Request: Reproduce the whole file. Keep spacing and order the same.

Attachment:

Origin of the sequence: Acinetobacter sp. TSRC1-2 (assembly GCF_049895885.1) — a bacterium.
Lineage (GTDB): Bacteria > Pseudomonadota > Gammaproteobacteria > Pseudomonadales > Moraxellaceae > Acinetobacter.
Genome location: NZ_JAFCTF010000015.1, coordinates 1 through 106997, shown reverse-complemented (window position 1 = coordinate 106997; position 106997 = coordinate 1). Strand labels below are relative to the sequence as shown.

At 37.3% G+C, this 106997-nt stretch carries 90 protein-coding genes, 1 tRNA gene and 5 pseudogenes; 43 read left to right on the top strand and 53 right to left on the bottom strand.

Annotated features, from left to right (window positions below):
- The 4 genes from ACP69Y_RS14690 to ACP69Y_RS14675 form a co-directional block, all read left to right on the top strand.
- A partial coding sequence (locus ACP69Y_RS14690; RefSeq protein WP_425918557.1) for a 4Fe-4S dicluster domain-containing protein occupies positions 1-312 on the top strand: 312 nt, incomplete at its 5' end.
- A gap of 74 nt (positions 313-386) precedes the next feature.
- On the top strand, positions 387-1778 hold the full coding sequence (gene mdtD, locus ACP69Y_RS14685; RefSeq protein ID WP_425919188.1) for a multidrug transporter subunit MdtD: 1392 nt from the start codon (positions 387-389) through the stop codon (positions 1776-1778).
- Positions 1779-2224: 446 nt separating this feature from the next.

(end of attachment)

Origin of the sequence: Acinetobacter sp. TSRC1-2 (assembly GCF_049895885.1) — a bacterium.
Lineage (GTDB): Bacteria > Pseudomonadota > Gammaproteobacteria > Pseudomonadales > Moraxellaceae > Acinetobacter.
Genome location: NZ_JAFCTF010000015.1, coordinates 1 through 106997, shown reverse-complemented (window position 1 = coordinate 106997; position 106997 = coordinate 1). Strand labels below are relative to the sequence as shown.

At 37.3% G+C, this 106997-nt stretch carries 90 protein-coding genes, 1 tRNA gene and 5 pseudogenes; 43 read left to right on the top strand and 53 right to left on the bottom strand.

Annotated features, from left to right (window positions below):
- The 4 genes from ACP69Y_RS14690 to ACP69Y_RS14675 form a co-directional block, all read left to right on the top strand.
- A partial coding sequence (locus ACP69Y_RS14690; RefSeq protein WP_425918557.1) for a 4Fe-4S dicluster domain-containing protein occupies positions 1-312 on the top strand: 312 nt, incomplete at its 5' end.
- A gap of 74 nt (positions 313-386) precedes the next feature.
- On the top strand, positions 387-1778 hold the full coding sequence (gene mdtD, locus ACP69Y_RS14685; RefSeq protein ID WP_425919188.1) for a multidrug transporter subunit MdtD: 1392 nt from the start codon (positions 387-389) through the stop codon (positions 1776-1778).
- Positions 1779-2224: 446 nt separating this feature from the next.